Repsol Hondas Sweep Day Two in Sepang

Paul Carruthers | February 23, 2011

Repsol Honda riders swept the top three spots on the second day of testing at the tropical Sepang Circuit in Malaysia.The trio came out of the box quickly, with Casey Stoner and Dani Pedrosa getting into a game of one-upmanship as they repeatedly broke the fastest ever lap of the 2.76-mile track. By the time each had completed their fourth laps, they’d set times that none of the opposition could come close to matching. Pedrosa’s fourth lap of 2:00.229 mins. stood until the last of Stoner’s 42 laps, when he edged Pedrosa by .058 sec. with a best of 2:00.171 mins.”We tested a lot of different things, including the 2011 fork and new shocks, and we found quite a lot of chattering with them,” Stoner said after leading the charge for the second day in a row. “We spent 90% of the day on one bike trying different configurations, changing the geometry to get the new fork working with the bike, but didn’t find anything that felt really good. But these things are necessary to do before the start of the season.”We’re slowly starting to lean more towards the standard frame, but tomorrow will give us more confirmation on this. We found the new forks to be quite amazing in the braking points; in hard braking I didn’t need to use half as much pressure and I was able to stop for the corner much quicker, but found a lot more chattering in the last part of the corner. We managed to reduce this, but we just seemed to lack the extra feeling that the alternative forks were giving.”Pedrosa said he was “testing mainly suspension parts, a new front fork in the morning that gives us a more positive feeling on braking, and a rear shock in the afternoon that improves the feeling with the rear tire, so I’m satisfied with the work we’ve done together with Ohlins. We also tried different settings for the chassis and I’d like to be in the position tomorrow to decide which one we will use for this season. Now, both chassis give me a good feeling and I have to put my head down and think about it because it’s a very important decision.”Since coming into MotoGP, this test, together with the 2006 winter test on the 990cc bike, is the best pre-season. In 2006, I remember we had a very good last test that allowed us to face the first race well prepared and with a lot of confidence, and now it feels very similar. The bike is responding in the areas we need, although the first race is where you see clearly where you win and where you lose. I think Yamaha will be closer than they are now, so we have to keep an eye on them.”Yamahas were further down the order in fourth and fifth, with both Ben Spies and Jorge Lorenzo behind Andrea Dovizioso, the third Repsol Honda rider. Dovi just missed joining his teammates under the previous outright fastest lap, finishing the day with a best of 2:00.531 mins. The Italian admitted to not being fast in testing, which made today’s performance encouraging.”In terms of tested items, today we did nothing in particular, just tried a few things that you don’t have time to test during the season, and we were consistent all day,” he said. “The plan for tomorrow is to do a simulation, and it will be a good training to start the season in Qatar with more information about how the tires and bike work in race distance.”Yamaha’s Spies finished .293 sec. behind Dovizioso, despite a small crash at the end of the day. Both he and teammate Lorenzo suffered a speed deficit to the Hondas.”I think we had a really successful day,” he said. “We tried a little bit of a different chassis set-up to try and improve the rear grip and we definitely succeeded in that. We did a few long runs and were quite fast on a hot track so it has been really productive finding how to be consistent in the heat. It’s a pity I made a small mistake at the end of the day however I think we’ve gained a lot, especially with the rear grip of the bike.”Lorenzo rode both a test bike and his 2011 race bike to “reconfirm a number of new developments. We confirmed that the direction is right, so we will continue tomorrow with this direction on my M1. We’ve definitely improved the traction a lot, although we could still do with some more power.”San Carlo Honda Gresini teammates Marco Simoncelli and Hiroshi Aoyama were sixth and seventh, respectively, giving Honda five of the top seven spots.Monster Yamaha Tech 3’s Colin Edwards was eighth fastest, well in front of teammate Cal Crutchlow, who was 18th and the last of the series regulars. Only Suzuki test rider Nobu Aoki was slower.The first Ducati didn’t come from the Ducati Marlboro factory team. Valentino Rossi arrived at the track with a flu and was advised to return to the hotel to recover in advance of the final day of testing. Teammate Nicky Hayden finished with the 12th fastest time. Mapfre Aspar Team’s Hector Barbera was tenth fastest and 0.3 sec. faster than Hayden, who was more than two seconds slower than former teammate Stoner.”It wasn’t the smoothest day, as we had a couple of time-consuming glitches,” he said. “We had planned to put on some fresh tires at the end to see how good the changes we’d made really were, but we had a small problem with the gearbox near the end, and there wasn’t time to go back out. We still did 44 laps, though, and it was a pretty solid day overall. The team really worked hard today, so thanks to them as always.”Our gap to the front is still quite big, but we’ve definitely managed to get the chatter a lot better. It’s not completely cured, but it’s good enough that we can focus on some other stuff. I’ve got a lot of work to do tomorrow, so hopefully we can take a big step and leave here positive.”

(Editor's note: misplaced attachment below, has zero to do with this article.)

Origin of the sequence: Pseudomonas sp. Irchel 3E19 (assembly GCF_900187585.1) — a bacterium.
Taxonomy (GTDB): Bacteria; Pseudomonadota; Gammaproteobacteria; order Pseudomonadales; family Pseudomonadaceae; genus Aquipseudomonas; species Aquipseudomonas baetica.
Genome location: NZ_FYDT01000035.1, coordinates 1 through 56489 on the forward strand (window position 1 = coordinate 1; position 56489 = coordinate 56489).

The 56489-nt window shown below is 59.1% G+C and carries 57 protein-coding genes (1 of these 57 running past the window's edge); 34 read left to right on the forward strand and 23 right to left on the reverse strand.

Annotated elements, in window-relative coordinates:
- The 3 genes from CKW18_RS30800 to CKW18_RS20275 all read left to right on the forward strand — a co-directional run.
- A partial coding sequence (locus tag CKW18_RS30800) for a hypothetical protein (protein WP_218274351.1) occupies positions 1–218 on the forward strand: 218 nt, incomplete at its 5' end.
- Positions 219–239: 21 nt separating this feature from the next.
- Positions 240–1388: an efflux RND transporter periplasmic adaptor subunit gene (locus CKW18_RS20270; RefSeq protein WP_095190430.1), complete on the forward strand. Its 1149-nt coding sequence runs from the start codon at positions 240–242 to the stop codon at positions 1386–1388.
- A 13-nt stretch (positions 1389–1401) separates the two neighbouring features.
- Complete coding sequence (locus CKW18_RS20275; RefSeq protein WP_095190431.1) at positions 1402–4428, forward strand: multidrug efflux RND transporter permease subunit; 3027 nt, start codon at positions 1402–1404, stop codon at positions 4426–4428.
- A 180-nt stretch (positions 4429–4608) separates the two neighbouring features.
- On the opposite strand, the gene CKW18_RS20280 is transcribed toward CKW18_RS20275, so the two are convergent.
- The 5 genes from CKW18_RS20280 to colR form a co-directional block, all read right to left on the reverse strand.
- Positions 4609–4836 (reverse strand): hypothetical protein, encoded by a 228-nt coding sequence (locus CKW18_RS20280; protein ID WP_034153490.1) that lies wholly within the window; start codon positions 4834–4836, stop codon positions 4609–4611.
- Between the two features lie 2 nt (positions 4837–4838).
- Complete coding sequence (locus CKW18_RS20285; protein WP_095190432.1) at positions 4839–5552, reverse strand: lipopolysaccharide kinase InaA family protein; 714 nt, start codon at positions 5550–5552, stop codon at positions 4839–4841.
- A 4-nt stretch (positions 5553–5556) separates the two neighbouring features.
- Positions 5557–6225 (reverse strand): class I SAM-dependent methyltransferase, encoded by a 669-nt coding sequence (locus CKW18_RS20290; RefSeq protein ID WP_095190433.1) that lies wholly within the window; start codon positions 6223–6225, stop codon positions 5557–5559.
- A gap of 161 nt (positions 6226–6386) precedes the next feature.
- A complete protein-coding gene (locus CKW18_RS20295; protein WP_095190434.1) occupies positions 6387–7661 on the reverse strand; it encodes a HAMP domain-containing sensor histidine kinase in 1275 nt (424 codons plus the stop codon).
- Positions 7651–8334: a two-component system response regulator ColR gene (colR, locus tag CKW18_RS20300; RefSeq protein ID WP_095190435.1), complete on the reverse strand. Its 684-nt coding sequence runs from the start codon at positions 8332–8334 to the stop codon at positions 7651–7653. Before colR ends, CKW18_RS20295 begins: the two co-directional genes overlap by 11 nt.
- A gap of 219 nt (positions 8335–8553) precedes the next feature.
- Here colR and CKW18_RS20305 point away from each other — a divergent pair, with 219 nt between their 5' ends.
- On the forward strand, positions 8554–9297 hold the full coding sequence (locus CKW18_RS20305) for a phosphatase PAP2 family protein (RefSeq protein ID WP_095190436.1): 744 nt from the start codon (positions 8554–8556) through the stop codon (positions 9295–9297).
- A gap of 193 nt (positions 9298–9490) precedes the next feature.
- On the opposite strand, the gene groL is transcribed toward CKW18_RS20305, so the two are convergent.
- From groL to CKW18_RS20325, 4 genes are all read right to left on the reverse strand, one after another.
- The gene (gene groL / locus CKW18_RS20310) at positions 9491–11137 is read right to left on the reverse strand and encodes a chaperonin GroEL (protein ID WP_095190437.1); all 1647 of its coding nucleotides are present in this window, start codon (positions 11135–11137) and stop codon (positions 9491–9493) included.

1. Casey Stoner (Honda) 2:00.171

2. Dani Pedrosa (Honda) 2:00.229

3. Andrea Dovizioso (Honda) 2:00.531

4. Ben Spies (Yamaha) 2:00.824

5. Jorge Lorenzo (Yamaha) 2:00.931

6. Marco Simoncelli (Honda) 2:01.033

7. Hiroshi Aoyama (Honda) 2:01.439

8. Colin Edwards (Yamaha) 2:01.738

10. Hector Barbera (Ducati) 2:01.909

11. Alvaro Bautista (Suzuki) 2:02.035

12. Nicky Hayden (Ducati) 2:02.208


Paul Carruthers | Editor

Paul Carruthers took over as the editor of Cycle News in 1993 after serving as associate editor since starting his career at the publication in 1985. Carruthers has covered every facet of the sport in his near-28-year tenure at America's Daily Motorcycle News Source.